By Mitred Archprist Valery Lukianov
O wondrous hierarch John, thou didst stretch thy heart to encompass within it a multitude of people who honor thee from diverse tribes and nations. Look down at the humility of our words, which we offer out of love for thee, and help us, O saint of God, to cleanse ourselves from all defilement of flesh and spirit, so that we may labor for the Lord with fear and rejoice in Him with trembling.
And what shall we render unto thee for that joy which we have felt, beholding in this holy church thy holy relics and glorifying thy memory. Truly, we have nothing to offer unto thee except if we begin to correct our lives, becoming new instead of old.
Be an intercessor for us for this grace of renewal, O holy John, thou who hast departed this temporal life unto life eternal, unto which thou hast as a mentor the Most Holy Mother of God, the Guide of the Russian Diaspora, in her wonderworking Kursk Root Icon, as thou didst accompany this Icon on the day of thy repose. Thou dost rejoice in her now in the choir of the saints, glorifying God, Who is One in Trinity, the Father, Son and Holy Spirit, now and ever, and unto the ages of ages. Amen.
For twenty-eight years we have prayed at the tomb of the hierarch, for twenty-eight years we have brought our needs to him in prayer, and he was attentive to our entreaties, time and again bringing our petitions before the Throne of God. And today we have the greatest consolation-of looking upon his incorrupt relics, of kissing his hand, of offering him not only our petitions but also our fervent prayers, in joy over his being given to the world as a saint lawfully glorified by the Church according to the promise of the Saviour Himself: There is nothing secret that shall not be made manifest; neither anything hid that shall not be known and come abroad (Luke 8:17).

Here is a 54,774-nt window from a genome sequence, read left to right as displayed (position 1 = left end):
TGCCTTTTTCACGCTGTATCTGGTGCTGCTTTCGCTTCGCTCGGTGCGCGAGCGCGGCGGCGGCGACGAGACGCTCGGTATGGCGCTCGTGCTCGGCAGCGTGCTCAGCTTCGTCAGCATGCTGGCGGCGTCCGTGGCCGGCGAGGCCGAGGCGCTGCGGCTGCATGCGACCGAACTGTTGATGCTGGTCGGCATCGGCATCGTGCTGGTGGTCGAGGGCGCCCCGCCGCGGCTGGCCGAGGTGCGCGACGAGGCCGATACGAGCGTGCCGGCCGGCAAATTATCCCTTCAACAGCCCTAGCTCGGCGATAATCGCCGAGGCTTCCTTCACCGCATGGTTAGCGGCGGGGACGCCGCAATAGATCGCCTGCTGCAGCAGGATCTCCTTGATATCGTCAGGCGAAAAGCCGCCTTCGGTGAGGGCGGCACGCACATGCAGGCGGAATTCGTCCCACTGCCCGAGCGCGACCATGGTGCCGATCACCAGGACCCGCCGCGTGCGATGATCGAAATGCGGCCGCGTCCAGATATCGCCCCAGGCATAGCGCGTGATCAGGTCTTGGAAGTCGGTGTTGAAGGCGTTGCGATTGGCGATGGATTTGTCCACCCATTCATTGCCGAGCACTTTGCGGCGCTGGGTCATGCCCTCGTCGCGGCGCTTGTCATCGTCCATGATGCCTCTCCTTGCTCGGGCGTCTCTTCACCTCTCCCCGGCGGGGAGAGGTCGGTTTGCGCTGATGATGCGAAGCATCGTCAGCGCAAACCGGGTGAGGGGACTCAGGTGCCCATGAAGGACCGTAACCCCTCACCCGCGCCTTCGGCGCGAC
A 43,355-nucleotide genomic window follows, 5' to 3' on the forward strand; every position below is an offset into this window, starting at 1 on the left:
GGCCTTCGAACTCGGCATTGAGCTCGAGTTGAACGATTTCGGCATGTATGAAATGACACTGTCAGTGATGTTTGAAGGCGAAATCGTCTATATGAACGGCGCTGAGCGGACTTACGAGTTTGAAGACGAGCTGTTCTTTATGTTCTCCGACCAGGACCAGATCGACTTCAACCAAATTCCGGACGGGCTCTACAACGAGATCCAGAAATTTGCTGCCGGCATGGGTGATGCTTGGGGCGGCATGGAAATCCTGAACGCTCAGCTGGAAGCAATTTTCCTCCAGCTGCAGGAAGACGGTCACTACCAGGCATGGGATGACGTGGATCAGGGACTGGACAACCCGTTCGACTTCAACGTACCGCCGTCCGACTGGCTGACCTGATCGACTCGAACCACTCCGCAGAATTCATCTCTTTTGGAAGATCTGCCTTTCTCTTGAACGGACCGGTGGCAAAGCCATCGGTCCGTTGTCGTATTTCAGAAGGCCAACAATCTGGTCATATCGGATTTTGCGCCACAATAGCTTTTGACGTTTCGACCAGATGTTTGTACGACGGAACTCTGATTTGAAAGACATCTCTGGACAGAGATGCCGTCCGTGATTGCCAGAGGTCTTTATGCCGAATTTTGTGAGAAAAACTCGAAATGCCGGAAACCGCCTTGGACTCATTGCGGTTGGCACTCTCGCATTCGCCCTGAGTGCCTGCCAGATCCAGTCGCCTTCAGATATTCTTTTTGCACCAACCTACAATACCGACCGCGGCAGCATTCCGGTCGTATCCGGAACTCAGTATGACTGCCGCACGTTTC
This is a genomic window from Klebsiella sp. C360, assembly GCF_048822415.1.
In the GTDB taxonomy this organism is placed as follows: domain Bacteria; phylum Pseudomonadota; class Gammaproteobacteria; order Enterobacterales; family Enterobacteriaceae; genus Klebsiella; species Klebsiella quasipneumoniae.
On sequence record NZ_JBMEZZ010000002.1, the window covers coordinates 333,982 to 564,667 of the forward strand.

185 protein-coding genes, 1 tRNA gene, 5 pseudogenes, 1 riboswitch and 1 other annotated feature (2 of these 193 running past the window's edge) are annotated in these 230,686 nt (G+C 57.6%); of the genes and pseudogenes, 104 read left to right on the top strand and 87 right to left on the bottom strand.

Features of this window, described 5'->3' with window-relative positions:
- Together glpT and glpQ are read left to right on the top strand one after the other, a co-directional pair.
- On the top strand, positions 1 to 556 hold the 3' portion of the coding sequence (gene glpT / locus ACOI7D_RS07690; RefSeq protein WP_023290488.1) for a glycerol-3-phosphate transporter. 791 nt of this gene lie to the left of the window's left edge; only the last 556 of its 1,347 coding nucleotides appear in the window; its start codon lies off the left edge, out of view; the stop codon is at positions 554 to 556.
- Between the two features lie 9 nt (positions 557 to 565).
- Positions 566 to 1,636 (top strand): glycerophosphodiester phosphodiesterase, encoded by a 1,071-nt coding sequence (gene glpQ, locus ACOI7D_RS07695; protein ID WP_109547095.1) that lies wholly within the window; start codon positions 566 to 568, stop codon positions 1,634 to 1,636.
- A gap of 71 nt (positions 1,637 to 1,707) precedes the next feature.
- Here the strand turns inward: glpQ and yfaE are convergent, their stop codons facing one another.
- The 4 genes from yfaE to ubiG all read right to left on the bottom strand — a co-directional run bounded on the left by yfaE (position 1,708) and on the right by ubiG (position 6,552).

"Believing Christians, in striving to find a model to emulate in the struggle with their weaknesses, find it in the exploits of the saints, who fulfilled the commands of God and showed thereby that we, too, being of the same nature, can ascend to God along the same path. This gives birth to a love for the saints and fervent prayers for their intercession for us before God.
"The saints were made illustrious by various spiritual exploits: some primarily through their abstemiousness and fasting; others by prayer and vigil, still others by their humility and meekness, or by their patient endurance of offenses, or by unacquisitiveness, or by their charity towards their neighbor." (From the epistle of the Sobor of Bishops, ROCOR, 1990, preceding the glorification of the Optina Elders.)
In reviewing Vladika John's ascetic path of life, we find that we have in him an inexhaustible wellspring of inspiration and instruction for our personal life in piety. The newly-revealed Saint was a strict faster, a man of constant prayer, one who denied himself even rest in bed. Vladika was a great consoler of the sick and sorrowing, tirelessly visiting hospitals and prisons; he was a bold healer of human infirmities, a genuine clarivoyant, a master of the human soul. He is well remembered for his special love for children, orphans and poor people, for whom he was a gentle protector and defender. He bore offenses, persecution, and yet was himself genuinely merciful. When, however, church discipline called for it, he was stern and demanding, but always just.